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Termite
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Re: The price of all this crap

Post by Termite » Thu Mar 26, 2020 9:03 am

"Life is a bitch. Shit happens. Adapt, improvise, and overcome. Acknowledge it, and move on."

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Vonz90
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Re: The price of all this crap

Post by Vonz90 » Thu Mar 26, 2020 3:26 pm

Netpackrat wrote:
Thu Mar 26, 2020 3:56 am
Behold, the power of wishful thinking. Still, I hope you and they are right.
It is not wishful thinking. The data has always pointed towards this. I (and a lot of other people who crunch numbers for a living) have been saying that for a while. (And if you have been reading the links I have been posting, including the head of the epidemiology research departments at Yale, and Stanford, and a Nobel prize winning microbiologist)

If you run these kinds of simulations*, the degree of uncertainty drives up the "worst case scenario" without changing the "best case scenario" appreciably because that number is anchored by the numbers you already have. More data will pretty much always drive the simulated worst case down. That is what we are seeing now.

It also seems that a lot of the worst case numbers were based on assumptions that have been based on, 1. Death rates based on narrow spreading numbers, 2. But using broader numbers for how widely it will spread. At least the publicly available data does not supposed both interpretations simultaneously. It can only be one or the other, and as the Oxford study suggest, probably the former with thus a much lower fatality rate.

* I do not run simulations for epidemics obviously, but the math is the same for what me (and these days, my staff) does.

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Vonz90
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Re: The price of all this crap

Post by Vonz90 » Thu Mar 26, 2020 6:50 pm

On the downside: https://news.yahoo.com/us-virus-deaths- ... 24116.html

This is a crappy article as it does not link to the primary source nor give enough information to figure out what the estimate is based on. However, it is a believable number in terms of an actual "worst case scenario" as opposed to some of the doom numbers. Actually, when I extrapolated the original WHO numbers when they came out, it came out to about 80k as a worst case (AKA about the same as died of the 18-19 flue season in the US).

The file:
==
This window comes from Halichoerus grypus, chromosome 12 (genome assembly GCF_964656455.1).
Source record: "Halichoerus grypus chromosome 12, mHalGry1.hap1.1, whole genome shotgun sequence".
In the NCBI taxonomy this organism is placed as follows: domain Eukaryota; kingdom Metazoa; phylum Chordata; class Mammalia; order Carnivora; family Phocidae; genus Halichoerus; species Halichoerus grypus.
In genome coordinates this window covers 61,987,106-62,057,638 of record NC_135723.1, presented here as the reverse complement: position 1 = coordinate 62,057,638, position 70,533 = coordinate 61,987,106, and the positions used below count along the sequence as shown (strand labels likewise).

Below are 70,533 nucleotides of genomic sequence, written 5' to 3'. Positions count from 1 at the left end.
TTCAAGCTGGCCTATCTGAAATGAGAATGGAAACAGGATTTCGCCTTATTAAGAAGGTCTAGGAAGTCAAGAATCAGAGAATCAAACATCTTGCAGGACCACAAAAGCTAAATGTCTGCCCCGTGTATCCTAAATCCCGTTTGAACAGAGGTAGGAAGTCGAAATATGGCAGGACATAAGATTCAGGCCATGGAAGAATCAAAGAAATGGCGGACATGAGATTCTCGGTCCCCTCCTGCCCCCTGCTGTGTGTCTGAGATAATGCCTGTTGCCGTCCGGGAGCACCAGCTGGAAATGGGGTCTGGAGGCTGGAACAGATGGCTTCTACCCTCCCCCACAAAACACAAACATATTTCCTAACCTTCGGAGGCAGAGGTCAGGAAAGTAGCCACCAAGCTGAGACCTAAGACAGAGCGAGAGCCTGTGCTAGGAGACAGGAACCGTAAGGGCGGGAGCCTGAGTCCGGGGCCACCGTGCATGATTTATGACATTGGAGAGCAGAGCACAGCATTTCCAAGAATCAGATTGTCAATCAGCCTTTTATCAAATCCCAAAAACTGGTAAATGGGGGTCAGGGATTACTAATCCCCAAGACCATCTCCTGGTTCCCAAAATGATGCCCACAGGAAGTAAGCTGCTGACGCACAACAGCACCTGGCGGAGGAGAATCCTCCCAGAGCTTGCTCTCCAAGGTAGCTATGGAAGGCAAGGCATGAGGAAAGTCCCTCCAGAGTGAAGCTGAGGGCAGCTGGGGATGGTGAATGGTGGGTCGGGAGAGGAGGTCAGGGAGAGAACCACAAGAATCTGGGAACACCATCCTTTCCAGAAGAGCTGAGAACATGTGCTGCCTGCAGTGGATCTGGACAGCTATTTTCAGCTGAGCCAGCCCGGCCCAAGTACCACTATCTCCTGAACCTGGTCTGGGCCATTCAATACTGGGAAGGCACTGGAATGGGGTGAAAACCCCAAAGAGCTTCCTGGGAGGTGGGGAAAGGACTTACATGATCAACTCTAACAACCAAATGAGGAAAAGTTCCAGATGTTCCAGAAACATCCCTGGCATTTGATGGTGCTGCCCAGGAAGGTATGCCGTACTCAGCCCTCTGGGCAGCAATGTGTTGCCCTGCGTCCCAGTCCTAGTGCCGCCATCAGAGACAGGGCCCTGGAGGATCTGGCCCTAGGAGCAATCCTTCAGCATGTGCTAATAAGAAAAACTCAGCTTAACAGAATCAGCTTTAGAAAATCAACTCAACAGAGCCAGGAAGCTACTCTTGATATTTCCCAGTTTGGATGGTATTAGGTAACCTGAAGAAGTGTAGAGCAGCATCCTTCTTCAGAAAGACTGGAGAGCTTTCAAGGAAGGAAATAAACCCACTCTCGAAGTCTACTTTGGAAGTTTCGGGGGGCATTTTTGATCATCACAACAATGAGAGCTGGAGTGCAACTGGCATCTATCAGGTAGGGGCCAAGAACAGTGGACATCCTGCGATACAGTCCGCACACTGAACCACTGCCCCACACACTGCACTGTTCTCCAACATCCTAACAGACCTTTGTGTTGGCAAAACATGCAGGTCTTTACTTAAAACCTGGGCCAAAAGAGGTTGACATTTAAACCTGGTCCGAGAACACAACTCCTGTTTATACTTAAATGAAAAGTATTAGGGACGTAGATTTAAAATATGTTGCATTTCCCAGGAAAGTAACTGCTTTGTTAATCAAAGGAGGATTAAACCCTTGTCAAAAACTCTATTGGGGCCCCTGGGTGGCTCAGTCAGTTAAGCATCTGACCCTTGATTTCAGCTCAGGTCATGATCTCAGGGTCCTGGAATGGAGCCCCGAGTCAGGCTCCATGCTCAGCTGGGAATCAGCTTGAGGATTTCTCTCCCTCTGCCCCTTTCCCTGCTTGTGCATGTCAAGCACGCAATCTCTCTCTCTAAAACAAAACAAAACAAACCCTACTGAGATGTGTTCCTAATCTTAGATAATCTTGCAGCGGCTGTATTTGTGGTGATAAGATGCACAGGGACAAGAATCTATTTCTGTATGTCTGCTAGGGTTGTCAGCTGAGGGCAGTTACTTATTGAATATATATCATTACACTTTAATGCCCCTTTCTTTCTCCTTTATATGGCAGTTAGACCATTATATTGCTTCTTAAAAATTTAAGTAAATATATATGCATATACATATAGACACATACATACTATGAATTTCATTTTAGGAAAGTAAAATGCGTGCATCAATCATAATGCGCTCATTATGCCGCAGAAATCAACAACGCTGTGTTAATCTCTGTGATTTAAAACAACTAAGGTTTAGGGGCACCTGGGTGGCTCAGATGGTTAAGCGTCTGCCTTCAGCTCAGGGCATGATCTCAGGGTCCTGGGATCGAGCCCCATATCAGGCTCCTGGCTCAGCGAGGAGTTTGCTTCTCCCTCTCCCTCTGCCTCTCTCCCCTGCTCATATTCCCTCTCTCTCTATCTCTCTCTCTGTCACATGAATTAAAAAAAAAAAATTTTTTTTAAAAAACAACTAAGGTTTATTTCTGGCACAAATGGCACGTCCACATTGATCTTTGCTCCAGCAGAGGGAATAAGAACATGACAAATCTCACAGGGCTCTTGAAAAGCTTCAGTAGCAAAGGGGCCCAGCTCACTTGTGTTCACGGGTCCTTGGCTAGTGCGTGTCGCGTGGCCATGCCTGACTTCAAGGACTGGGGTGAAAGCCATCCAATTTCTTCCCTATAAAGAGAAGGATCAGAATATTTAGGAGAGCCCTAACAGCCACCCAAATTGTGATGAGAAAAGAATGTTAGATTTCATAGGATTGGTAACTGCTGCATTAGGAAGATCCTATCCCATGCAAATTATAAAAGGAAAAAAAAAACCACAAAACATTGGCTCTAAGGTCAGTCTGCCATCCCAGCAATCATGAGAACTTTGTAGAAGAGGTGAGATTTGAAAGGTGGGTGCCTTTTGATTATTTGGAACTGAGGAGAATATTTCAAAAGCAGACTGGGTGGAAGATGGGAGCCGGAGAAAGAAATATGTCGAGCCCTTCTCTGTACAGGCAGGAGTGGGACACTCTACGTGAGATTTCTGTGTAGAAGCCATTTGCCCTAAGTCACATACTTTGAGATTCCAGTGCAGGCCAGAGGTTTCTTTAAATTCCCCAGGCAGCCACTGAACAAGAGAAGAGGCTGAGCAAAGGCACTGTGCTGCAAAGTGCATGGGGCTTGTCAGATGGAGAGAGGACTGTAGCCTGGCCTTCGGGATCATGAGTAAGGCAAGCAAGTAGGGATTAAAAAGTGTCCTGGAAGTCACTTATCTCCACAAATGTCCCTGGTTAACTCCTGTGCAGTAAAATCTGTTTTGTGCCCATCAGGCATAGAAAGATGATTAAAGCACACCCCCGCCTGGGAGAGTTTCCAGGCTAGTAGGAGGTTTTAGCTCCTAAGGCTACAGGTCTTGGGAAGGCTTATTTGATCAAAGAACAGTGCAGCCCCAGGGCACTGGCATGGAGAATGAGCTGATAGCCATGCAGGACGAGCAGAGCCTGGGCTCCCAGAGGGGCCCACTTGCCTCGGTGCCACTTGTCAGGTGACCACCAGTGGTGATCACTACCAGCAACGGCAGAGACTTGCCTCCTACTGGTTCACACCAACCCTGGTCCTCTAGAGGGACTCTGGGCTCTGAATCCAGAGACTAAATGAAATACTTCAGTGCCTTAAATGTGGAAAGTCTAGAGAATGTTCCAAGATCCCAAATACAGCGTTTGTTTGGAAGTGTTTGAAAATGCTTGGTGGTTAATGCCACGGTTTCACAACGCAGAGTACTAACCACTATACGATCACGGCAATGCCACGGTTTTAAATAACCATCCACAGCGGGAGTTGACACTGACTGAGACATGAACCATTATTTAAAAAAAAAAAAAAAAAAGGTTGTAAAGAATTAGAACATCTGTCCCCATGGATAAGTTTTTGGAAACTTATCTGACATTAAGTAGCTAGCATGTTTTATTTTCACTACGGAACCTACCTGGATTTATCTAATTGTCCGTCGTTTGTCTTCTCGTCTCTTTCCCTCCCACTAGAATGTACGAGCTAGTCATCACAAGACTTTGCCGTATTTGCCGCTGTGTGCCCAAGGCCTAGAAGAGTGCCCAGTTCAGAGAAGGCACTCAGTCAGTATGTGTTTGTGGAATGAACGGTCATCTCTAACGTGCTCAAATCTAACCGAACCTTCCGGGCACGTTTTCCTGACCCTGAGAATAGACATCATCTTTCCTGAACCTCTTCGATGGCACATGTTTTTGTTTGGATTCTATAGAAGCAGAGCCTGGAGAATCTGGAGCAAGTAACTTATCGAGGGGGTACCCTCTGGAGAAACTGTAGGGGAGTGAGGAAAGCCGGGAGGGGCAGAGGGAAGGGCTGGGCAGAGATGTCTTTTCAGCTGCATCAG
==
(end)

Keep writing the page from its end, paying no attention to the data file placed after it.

This is why I say it is serious, and not to be taken lightly. I suspect it will be lower, but it does not have to be, so taking precautions makes sense.

It does not suggest that screwing up the entire economy is a good idea though. There is middle ground.

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AlaskaTRX
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Re: The price of all this crap

Post by AlaskaTRX » Thu Mar 26, 2020 9:52 pm

Vonz90 wrote:
Thu Mar 26, 2020 3:26 pm
Netpackrat wrote:
Thu Mar 26, 2020 3:56 am
Behold, the power of wishful thinking. Still, I hope you and they are right.

If you run these kinds of simulations*, the degree of uncertainty drives up the "worst case scenario" without changing the "best case scenario" appreciably because that number is anchored by the numbers you already have. More data will pretty much always drive the simulated worst case down. That is what we are seeing now.

* I do not run simulations for epidemics obviously, but the math is the same for what me (and these days, my staff) does.
That assertion is not true. I, too, crunch data for a living and more data does not always drive toward the worst case; what it usually does is narrow up your uncertainty and improve the simulation’s confidence level. That could be closer to either P10 or P90 cases. We base our studies off of a realistic P50. Maybe some people do lean toward a P10 as a basis, but that’s no way to run a business.